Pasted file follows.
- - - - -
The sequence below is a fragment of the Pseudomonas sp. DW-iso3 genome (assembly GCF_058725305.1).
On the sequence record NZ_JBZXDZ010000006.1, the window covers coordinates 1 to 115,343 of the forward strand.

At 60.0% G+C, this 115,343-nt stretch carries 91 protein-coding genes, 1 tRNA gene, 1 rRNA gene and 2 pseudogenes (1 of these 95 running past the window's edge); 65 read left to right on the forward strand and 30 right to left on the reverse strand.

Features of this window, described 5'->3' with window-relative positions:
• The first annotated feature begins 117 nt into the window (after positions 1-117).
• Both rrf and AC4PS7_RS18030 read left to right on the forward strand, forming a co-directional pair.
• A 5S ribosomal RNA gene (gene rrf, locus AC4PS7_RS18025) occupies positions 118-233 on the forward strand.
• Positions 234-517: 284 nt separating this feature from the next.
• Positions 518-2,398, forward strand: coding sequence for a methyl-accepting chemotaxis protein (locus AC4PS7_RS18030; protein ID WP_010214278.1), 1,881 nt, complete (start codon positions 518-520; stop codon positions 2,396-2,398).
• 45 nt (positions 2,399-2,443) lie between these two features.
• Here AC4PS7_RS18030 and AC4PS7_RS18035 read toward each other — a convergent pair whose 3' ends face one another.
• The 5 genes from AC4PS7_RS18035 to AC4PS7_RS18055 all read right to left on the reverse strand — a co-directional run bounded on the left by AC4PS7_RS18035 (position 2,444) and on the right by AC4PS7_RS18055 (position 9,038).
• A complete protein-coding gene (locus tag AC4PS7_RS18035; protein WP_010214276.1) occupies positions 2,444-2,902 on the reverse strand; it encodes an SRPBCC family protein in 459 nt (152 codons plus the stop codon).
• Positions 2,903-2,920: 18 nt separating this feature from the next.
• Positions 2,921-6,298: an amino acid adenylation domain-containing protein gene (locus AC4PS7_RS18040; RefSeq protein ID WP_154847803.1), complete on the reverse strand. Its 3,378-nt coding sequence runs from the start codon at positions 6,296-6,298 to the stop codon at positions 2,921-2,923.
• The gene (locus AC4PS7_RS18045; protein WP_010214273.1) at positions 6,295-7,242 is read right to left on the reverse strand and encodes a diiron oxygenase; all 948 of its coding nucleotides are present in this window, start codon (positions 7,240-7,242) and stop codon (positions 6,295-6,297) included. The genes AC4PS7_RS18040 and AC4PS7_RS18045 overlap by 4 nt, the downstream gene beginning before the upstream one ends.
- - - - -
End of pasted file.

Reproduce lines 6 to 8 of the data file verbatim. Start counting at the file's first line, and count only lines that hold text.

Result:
• Both rrf and AC4PS7_RS18030 read left to right on the forward strand, forming a co-directional pair.
• A 5S ribosomal RNA gene (gene rrf, locus AC4PS7_RS18025) occupies positions 118-233 on the forward strand.
• Positions 234-517: 284 nt separating this feature from the next.